The user may then be informed, in an illustrative user interface 316, that the calibration process is complete. The user interface 128 may further indicate that the user may now proceed to transfer digital content to their portable data transfer device 106 for use with their disconnected electronic device 104.

In an alternative embodiment, FIG. 2D, the digital content service 102 may obtain the device time correction from a network resource, instead of through the calibration process discussed above. This process is referred to herein as the manufacturer calibration process. In one embodiment, the network resource may include data store 130B. In further embodiments, the network resource may be maintained by a manufacturer of the disconnected electronic device, such as a manufacturer service 132. The device time correction so obtained is referred to herein as a manufacturer time correction.

As illustrated in FIGS. 2D and 3B, the user may identify themselves to the digital content service 102 in user interface 320. In response to a request to register a disconnected electronic device, the digital content service 102 may prompt the user, via user interface 322, to provide the device ID 122 for the disconnected device 104 to the time calibration component 124.

In one embodiment, the user may enter the device ID manually. For example, the device ID 122 may be obtained from a record provided with a purchased disconnected electronic device 104, such as a piece of paper packaged with the disconnected electronic device 104. In another example, the device ID 122 may be displayed for recordation by the user in response to commands input by the user through a user interface of the disconnected electronic device 104.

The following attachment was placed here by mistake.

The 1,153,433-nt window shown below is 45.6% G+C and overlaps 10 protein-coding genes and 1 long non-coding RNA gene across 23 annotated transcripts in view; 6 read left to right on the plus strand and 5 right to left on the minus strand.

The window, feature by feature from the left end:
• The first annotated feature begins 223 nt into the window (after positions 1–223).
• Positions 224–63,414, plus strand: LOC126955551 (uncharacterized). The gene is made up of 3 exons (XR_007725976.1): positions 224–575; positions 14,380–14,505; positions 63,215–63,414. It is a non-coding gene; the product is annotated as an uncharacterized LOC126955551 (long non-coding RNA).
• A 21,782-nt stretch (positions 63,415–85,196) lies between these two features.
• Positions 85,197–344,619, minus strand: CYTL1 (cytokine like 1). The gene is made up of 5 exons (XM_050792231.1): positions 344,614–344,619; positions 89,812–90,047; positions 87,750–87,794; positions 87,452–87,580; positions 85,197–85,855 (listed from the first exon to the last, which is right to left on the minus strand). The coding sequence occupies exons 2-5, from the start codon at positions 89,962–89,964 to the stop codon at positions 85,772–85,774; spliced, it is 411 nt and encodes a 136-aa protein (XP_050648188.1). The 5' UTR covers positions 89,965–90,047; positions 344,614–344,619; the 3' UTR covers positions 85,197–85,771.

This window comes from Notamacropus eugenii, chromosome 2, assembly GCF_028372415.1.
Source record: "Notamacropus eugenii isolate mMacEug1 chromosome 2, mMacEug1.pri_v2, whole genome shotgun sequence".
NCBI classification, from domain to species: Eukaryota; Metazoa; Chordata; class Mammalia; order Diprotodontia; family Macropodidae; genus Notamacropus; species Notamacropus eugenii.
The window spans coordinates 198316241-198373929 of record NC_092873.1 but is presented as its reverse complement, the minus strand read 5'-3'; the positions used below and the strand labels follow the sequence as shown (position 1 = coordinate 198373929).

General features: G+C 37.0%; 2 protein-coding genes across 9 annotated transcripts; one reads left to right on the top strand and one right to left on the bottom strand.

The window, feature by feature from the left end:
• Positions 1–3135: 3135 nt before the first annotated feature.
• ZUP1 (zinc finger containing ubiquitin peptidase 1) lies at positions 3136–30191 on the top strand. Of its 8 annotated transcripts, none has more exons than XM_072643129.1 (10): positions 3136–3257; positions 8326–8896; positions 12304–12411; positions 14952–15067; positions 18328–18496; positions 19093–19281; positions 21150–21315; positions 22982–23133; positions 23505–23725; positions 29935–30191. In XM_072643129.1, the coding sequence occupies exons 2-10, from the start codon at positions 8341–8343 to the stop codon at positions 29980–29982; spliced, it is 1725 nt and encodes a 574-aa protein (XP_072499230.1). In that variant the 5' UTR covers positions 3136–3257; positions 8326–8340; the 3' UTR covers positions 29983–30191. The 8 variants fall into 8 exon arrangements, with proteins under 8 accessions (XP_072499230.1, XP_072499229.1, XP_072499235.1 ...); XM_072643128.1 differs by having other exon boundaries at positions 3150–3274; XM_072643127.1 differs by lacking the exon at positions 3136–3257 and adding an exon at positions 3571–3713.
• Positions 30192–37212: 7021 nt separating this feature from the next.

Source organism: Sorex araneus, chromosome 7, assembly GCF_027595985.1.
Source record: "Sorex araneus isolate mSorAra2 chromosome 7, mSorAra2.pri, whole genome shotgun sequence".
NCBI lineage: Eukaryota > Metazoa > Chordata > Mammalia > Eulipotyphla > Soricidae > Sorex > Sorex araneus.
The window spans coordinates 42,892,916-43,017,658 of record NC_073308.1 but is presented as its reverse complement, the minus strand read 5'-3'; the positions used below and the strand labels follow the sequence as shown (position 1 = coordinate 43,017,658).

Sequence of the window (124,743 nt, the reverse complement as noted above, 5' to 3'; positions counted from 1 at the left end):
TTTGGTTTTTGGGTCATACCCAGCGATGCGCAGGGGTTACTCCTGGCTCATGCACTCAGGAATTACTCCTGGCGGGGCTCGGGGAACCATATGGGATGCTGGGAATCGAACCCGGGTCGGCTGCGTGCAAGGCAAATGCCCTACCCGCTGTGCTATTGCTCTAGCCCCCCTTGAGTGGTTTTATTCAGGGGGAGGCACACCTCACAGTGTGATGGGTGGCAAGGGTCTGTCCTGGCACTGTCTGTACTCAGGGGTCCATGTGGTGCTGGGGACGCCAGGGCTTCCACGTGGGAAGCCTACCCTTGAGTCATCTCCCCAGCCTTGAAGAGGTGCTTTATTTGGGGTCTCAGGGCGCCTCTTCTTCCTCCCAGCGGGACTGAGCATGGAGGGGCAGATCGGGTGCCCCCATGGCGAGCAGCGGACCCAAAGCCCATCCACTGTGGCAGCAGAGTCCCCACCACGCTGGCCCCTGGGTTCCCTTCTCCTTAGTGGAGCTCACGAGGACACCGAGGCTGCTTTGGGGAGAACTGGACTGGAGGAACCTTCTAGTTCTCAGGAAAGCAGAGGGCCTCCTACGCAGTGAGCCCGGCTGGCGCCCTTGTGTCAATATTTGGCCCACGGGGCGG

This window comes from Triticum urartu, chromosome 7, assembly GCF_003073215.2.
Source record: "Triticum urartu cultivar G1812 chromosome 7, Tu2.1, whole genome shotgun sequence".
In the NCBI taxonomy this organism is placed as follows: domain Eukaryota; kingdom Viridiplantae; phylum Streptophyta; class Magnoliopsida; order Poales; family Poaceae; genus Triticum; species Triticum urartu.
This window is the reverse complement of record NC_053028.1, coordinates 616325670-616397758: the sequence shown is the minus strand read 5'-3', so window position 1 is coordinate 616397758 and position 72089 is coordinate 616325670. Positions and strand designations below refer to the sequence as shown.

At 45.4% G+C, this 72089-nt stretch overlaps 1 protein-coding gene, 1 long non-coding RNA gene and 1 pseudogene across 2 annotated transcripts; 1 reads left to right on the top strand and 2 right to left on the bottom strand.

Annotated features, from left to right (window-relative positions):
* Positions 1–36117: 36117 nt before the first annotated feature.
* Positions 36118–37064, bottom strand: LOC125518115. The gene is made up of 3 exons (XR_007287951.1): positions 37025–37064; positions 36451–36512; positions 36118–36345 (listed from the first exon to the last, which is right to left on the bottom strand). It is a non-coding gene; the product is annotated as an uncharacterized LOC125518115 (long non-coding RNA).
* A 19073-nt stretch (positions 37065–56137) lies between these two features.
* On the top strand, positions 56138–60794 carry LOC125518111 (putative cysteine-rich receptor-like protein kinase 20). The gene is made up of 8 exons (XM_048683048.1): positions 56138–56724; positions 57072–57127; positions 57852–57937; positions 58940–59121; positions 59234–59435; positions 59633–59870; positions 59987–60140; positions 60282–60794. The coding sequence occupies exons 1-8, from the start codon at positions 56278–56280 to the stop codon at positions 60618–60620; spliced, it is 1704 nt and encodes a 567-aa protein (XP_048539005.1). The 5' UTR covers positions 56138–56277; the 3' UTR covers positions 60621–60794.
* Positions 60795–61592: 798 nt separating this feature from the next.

In another embodiment, the user may employ the portable data transfer device 106 to transfer the device ID 122 from the disconnected device 104. For example, the user may connect the portable data transfer device 106 to the disconnected device 104 and instruct the disconnected device 104 to transfer the device ID to the portable data transfer device 106, such as through the user interface of the disconnected device 104. Subsequently, the portable data storage device 106 may be connected to the network access point 118 for transfer of the device ID 122 to the time calibration component 124.

Upon receipt of the device ID 122 by the time calibration component 124, user interface 324 may instruct the user to wait for the digital content service 102 to register the disconnected electronic device 104. In one embodiment, the time calibration component 124 may send a request for the manufacturer time correction to data store 130B, either directly or via the manufacturer service 132. This manufacturer time correction request may include transmission of the device ID 122 so as to identify the disconnected electronic device 104.

In response to the manufacturer time correction request, the data store 130B may return the manufacturer time correction, and an associated manufacturer clock index, to the time calibration component 124 of the digital content service 102. The manufacturer clock index represents a clock index for the disconnected electronic device 104 that is set by the manufacturer upon fabrication and may be employed in the same manner as the clock index obtained from the disconnected electronic device 104. In further embodiments, the data store 130B may return the drift time of the disconnected electronic device 104. Upon successful return of the manufacturer time correction to the time calibration component 124, the manufacturer time correction, manufacturer clock index, and drift rate may be transferred to the data store 130A. The illustrative user interface 330 may further inform the user that the disconnected electronic device 104 is now registered for use.

As shown in FIG. 2E, once the calibration process is performed, the user may proceed to obtain digital content from the digital content service 102 for use on one or more disconnected electronic device 104. The user may employ a user interface 330 to identify his or herself to the time calibration component 102. Once identified, the user may further employ a user interface 332 that allows the user to browse and select from the digital content maintained by the digital content service 102. For example, a list of digital content purchased by the user may be displayed to the user for retrieval.